Mise en place.
French for “everything in place,” most chefs will readily admit that this is one of the most cherished secrets for success when working on a line.
Before you cook, get everything just right at your station.
Measure, peel, chop.
Going through all this preparation ahead of time, and focusing on the role and placement of each important ingredient and element of a dish, opens the door for more time focusing on the intricate details that it takes to master the nuances of a sear and a shake, a broil and a bake.
But what happens when you take the philosophy of “mise en place” and apply it not only to the actual execution of a dish or a dinner, but also to the method by which an entire menu is crafted?
A menu where every ingredient has a role. A menu where each course tells a story. A menu where each bite evokes a feeling.
What you get is The Williamsburg Winery Holiday 2019 dinners.
We sat down recently with The Williamsburg Winery’s Chef David McClure, who helped deconstruct this year’s holiday menus, available for Thanksgiving and Christmas at The Williamsburg Winery’s Café Provencal and the Gabriel Archer Tavern.
What comes together “en place” to create the magic may be more than you think. Read on.
Ingredients in Place
In real estate, they say, location is everything.
In food, ingredients are everything.
At The Williamsburg Winery, that’s where it all starts.
More specifically, it starts with locally sourced ingredients.
During the earliest planning stages of this year’s holiday menus, the first calls McClure made was to his trusted partners in Williamsburg and throughout the state to check on the quality and availability of local ingredients.
“We have a lot of good relationships – for example, the Edwards family in Surry, Manakintowne Growers, Llewdor Gardens, Agriberry, Joyce Farms and Border Springs Farm, which is producing some of the best lamb in the country,” said Simon Smith, Vice President of Food and Beverage for The Williamsburg Winery. “All of Wessex Farm is inspired by local cuisine, and I think that’s a great movement for the community.”
McClure then takes the ingredients he can source, thinks through traditional holiday dishes guests will expect (tradition is important), and works to reimagine them.
Take the main course on Café Provencal’s Thanksgiving Dinner menu.
One must have turkey as an option on Thanksgiving, after all.
But instead of a typical stuffed turkey, McClure will prepare a Roasted Turkey Wellington with Edwards Surry Sausage, oyster mushrooms, pickled cranberries, leek soubise and a roasted parsnip and potato puree.
“We take the turkey breast from a Virginia farm and roll it with duxelles, a chopped mixture of mushrooms, onions, herbs and sautéed butter, wrap it in a puff pastry and bake it,” McClure explained. “It’s kind of perfect for Thanksgiving, if you think about it. You have the buttery, flaky crust instead of stuffing, you have the mushrooms and duxelles, which is also kind of a stuffing.”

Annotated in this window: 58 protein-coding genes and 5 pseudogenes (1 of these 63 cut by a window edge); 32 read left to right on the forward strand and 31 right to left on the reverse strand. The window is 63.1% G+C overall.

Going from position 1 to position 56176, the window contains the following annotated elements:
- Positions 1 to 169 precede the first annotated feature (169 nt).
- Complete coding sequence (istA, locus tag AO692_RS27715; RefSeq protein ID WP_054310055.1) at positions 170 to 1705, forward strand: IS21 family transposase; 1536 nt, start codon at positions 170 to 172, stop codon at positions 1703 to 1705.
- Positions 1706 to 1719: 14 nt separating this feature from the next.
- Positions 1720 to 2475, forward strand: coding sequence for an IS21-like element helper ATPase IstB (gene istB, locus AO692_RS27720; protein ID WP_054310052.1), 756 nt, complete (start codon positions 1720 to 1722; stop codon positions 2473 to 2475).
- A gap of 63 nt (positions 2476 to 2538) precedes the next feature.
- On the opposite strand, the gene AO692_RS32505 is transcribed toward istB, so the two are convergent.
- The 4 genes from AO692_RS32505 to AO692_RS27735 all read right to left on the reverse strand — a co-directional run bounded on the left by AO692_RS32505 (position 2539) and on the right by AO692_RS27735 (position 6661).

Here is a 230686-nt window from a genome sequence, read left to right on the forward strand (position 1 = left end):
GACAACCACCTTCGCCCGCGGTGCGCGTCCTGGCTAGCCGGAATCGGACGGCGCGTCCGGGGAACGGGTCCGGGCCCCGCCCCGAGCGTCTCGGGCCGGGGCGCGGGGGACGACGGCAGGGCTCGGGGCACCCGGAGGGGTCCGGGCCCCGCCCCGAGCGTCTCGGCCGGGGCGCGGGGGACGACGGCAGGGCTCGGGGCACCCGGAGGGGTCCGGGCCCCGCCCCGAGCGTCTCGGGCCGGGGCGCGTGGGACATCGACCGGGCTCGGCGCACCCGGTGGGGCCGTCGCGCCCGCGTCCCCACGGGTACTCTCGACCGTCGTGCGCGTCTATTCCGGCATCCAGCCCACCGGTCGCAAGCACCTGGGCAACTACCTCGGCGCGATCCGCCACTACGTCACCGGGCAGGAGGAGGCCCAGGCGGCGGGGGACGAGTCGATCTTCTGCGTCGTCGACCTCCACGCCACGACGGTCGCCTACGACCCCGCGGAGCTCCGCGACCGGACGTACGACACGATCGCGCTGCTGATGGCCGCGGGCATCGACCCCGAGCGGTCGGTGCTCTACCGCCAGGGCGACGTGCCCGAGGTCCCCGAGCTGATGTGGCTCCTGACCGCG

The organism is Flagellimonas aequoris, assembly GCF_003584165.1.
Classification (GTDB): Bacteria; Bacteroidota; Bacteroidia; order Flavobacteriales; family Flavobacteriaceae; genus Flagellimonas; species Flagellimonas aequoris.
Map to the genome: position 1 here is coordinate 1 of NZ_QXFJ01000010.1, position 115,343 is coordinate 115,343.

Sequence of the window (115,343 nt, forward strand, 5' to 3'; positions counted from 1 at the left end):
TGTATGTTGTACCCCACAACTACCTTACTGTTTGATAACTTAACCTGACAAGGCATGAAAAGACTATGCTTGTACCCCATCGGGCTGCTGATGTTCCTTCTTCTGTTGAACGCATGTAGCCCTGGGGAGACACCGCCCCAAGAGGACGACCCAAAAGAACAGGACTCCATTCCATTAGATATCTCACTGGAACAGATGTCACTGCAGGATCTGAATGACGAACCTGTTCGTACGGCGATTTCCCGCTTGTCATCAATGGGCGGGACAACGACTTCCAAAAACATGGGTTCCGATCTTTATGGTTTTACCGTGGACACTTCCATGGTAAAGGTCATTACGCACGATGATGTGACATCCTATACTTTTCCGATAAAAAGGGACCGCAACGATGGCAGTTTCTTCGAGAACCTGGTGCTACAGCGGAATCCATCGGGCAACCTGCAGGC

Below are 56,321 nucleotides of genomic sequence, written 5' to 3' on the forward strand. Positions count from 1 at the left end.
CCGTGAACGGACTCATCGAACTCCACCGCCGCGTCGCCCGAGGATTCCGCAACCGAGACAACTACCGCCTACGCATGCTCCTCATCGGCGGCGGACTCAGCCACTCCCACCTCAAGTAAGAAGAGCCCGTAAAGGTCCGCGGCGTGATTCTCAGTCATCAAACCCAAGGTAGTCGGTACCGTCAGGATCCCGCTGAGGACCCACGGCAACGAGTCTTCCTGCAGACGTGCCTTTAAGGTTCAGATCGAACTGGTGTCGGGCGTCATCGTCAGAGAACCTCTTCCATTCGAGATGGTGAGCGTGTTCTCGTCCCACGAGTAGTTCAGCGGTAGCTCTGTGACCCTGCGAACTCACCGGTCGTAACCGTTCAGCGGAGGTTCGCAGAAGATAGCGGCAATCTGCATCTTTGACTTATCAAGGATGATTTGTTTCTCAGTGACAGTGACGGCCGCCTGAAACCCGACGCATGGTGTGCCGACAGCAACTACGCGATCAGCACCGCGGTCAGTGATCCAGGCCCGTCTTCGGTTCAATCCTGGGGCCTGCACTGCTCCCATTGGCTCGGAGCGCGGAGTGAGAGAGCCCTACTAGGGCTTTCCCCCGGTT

Instead of doing mashed potatoes, McClure will add parsnip to a potato puree to lighten it up and give it a nice, earthy flavor.
The Thanksgiving dinner will also feature a Virginia Peanut Crusted Local Rockfish – the turkey of the Chesapeake Bay, if you will.
On Café Provençal’s Christmas menu, as another example, McClure will start the menu with his take on Oysters Rockefeller thanks to oysters sourced from Big Island Aquaculture, located just a short drive from Wessex Hundred in Gloucester.
“For these Big Island Aquaculture Fried Oysters, I use a sourdough starter to dip the oysters in, so you get a sourdough breading, dandelion greens instead of spinach because they will be in season, and Surryano ham instead of bacon,” McClure said.
Feelings in Place
There’s a peculiar connection between taste and memory, smells and nostalgia, food and feelings.
We’ve all been there.
The first warm sip of warmed spiced wine. The sound of champagne glasses clinking. The smell of a kitchen on Christmas morning, after all the presents are open as mom prepares annual biscuits for breakfast. And let’s not forget the cookies on Christmas Eve baking for Santa.
Because the feelings of a holiday meal can be as important to have in place as the food itself, McClure “tries to think about what food gives you the feeling of Christmas,” he said.
Like fig pudding for dessert, as is featured on the Café Provençal Christmas menu. Or lamb shank, sourced from the famed Border Springs Farm here in Virginia.
Holiday meals can often be the only time of the year when families gather together.
Making it feel as lovely, and the experience as memorable, as the food tastes is an important ingredient.
Wine In Place
Last, but certainly not least, is the wine.
Having it in place during the holidays at The Williamsburg WINEry is pretty imperative, you could say.
Once Smith and McClure craft the holiday menus, Winemaker Matthew Meyer develops wine pairing recommendations best suited for each dish.
“He’s the one down in the cellar, creating the wine, bottling it, tasting it,” Smith said. “His palate is the perfect one to determine which wine goes best and then we share that with our staff.”
Reserve Your Place
Get more details about each holiday menu this season, and make your reservations for these limited seating events, at the links below.
Café Provençal Christmas Dinner Menu
Café Provençal Thanksgiving Dinner Menu
Gabriel Archer Tavern Thanksgiving Lunch Menu